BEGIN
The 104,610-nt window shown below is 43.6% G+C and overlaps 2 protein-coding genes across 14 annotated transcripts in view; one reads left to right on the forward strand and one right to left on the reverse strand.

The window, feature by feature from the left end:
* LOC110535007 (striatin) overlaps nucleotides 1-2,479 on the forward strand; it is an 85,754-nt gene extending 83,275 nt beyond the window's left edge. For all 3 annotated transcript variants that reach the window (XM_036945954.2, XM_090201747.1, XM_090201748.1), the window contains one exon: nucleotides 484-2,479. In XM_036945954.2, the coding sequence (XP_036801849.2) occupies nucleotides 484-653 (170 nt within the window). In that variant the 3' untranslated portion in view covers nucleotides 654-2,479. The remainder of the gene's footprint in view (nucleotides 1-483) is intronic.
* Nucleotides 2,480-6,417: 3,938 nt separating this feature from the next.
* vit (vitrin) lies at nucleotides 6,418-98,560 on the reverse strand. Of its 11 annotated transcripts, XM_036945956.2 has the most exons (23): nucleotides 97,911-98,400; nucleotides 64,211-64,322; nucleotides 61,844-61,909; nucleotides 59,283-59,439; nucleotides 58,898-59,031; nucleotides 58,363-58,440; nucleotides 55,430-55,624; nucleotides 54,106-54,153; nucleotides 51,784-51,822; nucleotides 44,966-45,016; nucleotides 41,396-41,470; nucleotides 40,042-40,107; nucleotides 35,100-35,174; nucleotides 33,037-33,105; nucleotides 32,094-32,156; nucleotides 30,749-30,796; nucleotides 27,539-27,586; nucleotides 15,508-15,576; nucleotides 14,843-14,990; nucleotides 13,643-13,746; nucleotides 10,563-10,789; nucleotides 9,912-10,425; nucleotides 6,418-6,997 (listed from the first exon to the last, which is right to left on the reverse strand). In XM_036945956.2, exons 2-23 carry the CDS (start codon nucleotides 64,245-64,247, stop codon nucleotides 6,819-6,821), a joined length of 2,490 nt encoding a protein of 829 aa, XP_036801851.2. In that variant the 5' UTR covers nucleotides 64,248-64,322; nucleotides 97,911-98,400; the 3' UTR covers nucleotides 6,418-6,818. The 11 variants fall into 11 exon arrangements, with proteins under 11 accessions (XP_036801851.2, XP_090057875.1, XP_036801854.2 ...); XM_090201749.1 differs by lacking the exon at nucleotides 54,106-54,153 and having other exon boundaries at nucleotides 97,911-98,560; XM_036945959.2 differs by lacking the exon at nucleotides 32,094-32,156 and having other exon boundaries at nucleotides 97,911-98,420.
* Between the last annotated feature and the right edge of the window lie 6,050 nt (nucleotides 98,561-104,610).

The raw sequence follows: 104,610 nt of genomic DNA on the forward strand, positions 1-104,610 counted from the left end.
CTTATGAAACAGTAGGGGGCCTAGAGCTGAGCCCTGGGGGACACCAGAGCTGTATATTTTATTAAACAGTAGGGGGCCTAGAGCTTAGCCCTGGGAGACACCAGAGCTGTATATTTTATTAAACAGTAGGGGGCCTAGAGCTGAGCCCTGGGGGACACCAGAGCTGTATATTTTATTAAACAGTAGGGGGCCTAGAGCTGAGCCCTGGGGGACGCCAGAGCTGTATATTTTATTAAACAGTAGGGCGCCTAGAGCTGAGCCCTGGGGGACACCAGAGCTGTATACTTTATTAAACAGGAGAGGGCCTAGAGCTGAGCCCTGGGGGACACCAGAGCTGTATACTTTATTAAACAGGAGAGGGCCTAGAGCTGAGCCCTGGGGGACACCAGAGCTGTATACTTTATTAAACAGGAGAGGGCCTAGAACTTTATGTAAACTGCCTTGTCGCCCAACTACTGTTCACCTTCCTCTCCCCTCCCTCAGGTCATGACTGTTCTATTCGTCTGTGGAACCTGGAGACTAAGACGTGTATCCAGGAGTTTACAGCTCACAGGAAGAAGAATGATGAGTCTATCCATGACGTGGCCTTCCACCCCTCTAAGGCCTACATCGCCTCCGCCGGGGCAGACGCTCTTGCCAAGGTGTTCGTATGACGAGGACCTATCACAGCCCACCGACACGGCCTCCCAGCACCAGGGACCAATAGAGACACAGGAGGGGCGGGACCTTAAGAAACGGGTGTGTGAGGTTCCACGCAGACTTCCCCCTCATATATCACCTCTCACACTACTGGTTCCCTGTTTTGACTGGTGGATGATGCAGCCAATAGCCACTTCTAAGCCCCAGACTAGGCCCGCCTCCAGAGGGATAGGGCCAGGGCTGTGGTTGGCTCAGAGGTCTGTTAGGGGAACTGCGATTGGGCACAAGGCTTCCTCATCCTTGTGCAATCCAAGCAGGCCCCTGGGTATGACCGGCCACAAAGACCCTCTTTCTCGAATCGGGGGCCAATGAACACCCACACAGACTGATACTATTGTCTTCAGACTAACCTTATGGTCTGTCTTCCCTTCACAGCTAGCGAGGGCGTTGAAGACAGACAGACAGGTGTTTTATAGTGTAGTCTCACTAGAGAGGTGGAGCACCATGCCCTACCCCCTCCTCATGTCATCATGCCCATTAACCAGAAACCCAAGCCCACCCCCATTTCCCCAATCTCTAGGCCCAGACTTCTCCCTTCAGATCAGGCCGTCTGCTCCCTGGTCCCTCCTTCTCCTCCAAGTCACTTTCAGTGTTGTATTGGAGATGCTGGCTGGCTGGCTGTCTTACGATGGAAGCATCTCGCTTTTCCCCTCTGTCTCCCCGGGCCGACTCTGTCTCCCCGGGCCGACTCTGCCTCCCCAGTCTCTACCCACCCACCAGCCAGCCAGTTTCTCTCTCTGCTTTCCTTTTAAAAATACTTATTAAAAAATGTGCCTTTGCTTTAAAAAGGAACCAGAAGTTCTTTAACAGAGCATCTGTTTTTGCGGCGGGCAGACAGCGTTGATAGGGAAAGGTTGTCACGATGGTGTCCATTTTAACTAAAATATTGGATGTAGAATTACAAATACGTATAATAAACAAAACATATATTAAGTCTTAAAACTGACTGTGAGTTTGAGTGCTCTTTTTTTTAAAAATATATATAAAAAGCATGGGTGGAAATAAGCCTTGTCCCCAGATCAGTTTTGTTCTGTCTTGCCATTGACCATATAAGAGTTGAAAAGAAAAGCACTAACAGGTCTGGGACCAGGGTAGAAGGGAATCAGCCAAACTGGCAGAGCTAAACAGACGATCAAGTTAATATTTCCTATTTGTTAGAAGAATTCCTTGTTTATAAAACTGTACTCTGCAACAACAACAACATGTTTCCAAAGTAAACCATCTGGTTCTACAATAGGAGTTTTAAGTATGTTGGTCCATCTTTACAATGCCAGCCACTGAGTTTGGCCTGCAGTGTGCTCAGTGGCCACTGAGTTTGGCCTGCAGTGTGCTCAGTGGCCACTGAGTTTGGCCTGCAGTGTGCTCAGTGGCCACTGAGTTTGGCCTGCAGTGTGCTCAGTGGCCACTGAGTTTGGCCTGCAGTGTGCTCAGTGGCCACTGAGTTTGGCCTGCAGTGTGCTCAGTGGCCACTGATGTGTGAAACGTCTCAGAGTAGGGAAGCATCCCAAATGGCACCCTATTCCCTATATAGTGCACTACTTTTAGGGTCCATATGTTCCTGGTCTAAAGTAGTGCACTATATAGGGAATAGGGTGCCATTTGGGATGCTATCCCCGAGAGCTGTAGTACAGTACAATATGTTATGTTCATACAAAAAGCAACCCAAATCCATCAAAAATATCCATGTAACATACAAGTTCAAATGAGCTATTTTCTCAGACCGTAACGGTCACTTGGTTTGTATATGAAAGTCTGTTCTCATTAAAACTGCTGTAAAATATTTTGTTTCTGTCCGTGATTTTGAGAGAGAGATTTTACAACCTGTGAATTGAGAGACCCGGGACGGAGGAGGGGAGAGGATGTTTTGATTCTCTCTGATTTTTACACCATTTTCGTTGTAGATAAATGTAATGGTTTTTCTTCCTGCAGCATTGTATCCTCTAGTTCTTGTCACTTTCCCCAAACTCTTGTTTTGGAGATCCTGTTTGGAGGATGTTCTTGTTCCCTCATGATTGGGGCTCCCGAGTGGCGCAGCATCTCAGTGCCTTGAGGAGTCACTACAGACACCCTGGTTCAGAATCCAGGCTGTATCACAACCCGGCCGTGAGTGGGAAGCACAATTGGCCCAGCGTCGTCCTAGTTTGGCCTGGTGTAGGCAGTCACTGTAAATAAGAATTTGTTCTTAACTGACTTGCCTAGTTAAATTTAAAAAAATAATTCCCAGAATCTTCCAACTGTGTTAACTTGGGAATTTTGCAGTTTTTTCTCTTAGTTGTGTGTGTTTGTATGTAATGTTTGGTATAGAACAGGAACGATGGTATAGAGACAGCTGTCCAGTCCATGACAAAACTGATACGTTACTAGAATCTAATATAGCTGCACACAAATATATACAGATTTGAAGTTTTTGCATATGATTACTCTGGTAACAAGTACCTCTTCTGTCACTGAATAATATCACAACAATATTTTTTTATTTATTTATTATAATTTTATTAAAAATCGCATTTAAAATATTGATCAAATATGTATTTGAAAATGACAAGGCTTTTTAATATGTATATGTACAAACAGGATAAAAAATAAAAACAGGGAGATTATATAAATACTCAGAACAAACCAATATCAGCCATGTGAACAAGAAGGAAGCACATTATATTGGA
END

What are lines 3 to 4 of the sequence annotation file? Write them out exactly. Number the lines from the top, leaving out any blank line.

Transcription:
* LOC110535007 (striatin) overlaps nucleotides 1-2,479 on the forward strand; it is an 85,754-nt gene extending 83,275 nt beyond the window's left edge. For all 3 annotated transcript variants that reach the window (XM_036945954.2, XM_090201747.1, XM_090201748.1), the window contains one exon: nucleotides 484-2,479. In XM_036945954.2, the coding sequence (XP_036801849.2) occupies nucleotides 484-653 (170 nt within the window). In that variant the 3' untranslated portion in view covers nucleotides 654-2,479. The remainder of the gene's footprint in view (nucleotides 1-483) is intronic.
* Nucleotides 2,480-6,417: 3,938 nt separating this feature from the next.